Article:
Q: I just accepted a stork drop situation for a two-week-old born with drug exposure. What can I expect at the NICU? I am a teacher and believe in nurture over nature, but I worry about the first months. Has anyone else been through this?
A: Members of adoptivefamiliescircle.com respond:
“When my youngest started tremoring and screaming on her second night home, I did what I was taught to do with our preemie son — I kangarooed her, skin-to-skin. This helped with her symptoms, and was excellent for bonding. Swaddling also seemed to help her through tremors.”
“Honestly, the NICU experience was wonderful for us. Of course, none of us wants the medical concerns, but we felt surrounded by support and expertise. Seeing your baby hooked up to tubes and monitors can feel intimidating (and cumbersome) at first, but then we found it unsettling when we didn’t have the constant assurance of her heart rate. Leaving a hospital with a one-day old baby and flying home is what sounds intimidating to me now!”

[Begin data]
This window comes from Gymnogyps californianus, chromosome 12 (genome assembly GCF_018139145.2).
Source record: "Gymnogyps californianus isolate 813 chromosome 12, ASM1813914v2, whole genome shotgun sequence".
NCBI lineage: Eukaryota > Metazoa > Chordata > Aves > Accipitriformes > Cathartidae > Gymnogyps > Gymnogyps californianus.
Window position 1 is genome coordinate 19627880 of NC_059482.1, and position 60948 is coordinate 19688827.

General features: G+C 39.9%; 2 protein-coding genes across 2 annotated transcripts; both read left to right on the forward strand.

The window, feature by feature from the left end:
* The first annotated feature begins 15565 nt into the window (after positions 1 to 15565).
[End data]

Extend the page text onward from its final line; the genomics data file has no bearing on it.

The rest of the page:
“Keep in mind that nature and nurture both play roles. Nurture will surely help your baby get through withdrawal, but she was born with a different genetic code than yours, so she may have a different personality, and will certainly have different health concerns.”
“My daughter spent her first three weeks in the NICU due to drug exposure, but I adopted her from foster care at six months old, so can’t speak to the NICU part of it. What I do advise is to get her set up for Early Intervention as soon as possible. It was a godsend. She is now almost three and is smart, funny, athletic, and a pure delight. Good luck!”